This really comes down to how soon you are looking to move. An agreement in principle (AiP) can run out after 6 months of being issued – but you need to know you can obtain your funds prior to falling in love with your dream home. AiP can also affect your credit rating as it can require a hard credit search – so are you serious about moving before you go any further?
An ‘agreement in principle’ (AIP), ‘decision in principle’ or ‘mortgage in principle’ are all terms that refer to much of the same thing. A lender will take some basic information and perform a credit search and gain a credit score before coming up with a figure that ‘in principle’ it would be able to lend. You should be able to get a mortgage agreement in principle for free, and some can be issued within a few minutes.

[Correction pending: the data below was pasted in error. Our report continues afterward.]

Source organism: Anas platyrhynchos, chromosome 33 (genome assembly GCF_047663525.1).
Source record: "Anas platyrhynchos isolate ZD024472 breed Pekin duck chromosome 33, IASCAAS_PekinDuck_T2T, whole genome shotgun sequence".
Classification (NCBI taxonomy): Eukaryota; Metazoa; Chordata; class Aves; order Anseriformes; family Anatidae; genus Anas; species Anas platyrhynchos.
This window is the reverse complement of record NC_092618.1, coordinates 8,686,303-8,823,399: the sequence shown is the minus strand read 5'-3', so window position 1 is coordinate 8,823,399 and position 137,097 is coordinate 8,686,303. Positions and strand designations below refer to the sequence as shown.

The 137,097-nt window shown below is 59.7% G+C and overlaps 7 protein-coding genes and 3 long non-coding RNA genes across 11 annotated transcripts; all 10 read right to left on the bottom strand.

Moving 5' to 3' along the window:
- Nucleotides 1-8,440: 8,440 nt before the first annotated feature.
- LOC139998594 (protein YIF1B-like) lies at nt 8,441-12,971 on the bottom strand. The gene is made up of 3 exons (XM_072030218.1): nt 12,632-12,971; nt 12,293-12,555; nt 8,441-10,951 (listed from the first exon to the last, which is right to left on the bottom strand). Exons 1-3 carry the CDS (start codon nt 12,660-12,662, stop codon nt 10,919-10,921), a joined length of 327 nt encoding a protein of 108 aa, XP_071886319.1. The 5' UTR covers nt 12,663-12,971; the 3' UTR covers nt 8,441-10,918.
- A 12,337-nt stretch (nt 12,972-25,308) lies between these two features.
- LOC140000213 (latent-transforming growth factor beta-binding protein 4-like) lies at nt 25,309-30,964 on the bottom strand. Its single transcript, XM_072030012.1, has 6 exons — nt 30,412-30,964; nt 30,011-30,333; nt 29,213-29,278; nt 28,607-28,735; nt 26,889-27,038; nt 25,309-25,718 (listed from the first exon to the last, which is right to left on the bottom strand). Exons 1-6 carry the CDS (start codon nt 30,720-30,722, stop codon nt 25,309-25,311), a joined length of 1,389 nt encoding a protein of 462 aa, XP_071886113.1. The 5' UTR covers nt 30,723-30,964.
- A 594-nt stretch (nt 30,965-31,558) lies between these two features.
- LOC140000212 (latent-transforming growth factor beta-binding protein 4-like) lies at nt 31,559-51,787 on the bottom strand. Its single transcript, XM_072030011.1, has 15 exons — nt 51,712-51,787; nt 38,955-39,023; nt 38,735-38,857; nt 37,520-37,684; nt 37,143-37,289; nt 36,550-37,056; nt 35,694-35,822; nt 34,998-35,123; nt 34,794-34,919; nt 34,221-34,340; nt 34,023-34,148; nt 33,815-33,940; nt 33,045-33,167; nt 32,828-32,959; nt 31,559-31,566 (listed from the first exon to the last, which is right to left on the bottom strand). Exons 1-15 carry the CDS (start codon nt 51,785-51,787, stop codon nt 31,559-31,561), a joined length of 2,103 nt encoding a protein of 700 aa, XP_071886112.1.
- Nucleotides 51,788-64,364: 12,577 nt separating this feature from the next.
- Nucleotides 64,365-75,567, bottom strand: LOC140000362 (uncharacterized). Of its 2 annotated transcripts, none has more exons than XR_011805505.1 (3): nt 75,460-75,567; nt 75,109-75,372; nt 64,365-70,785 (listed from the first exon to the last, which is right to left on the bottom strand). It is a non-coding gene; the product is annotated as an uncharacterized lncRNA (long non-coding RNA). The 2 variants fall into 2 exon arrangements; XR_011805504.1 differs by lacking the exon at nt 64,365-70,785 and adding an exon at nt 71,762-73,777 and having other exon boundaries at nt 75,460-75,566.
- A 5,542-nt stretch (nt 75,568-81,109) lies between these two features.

Having a mortgage agreement in principle can help speed up the home-buying process, as you know how much you’re likely to be able to borrow. Having evidence of this also makes you a more appealing buyer, and will give a seller and their estate agent confidence that you’re serious about the purchase.
A decision in principle is also useful for borrowers that are worried about meeting a lender’s eligibility criteria, because going through the initial checks early will give a sense of whether you’re likely to be accepted or not. If you’re rejected, it gives you the chance to reassess your financial situation before you start house hunting.
It’s not compulsory to get an agreement in principle before you start looking for a house to buy. Another option is to discuss headline figures with a mortgage broker and get their advice. If the purchase – and your finances – look relatively straightforward, you could decide to wait until your offer is accepted and move quickly to make a full mortgage application instead.
Once your offer has been accepted and you are ready to arrange your mortgage, you need to go through the entire mortgage application process and get your mortgage offer.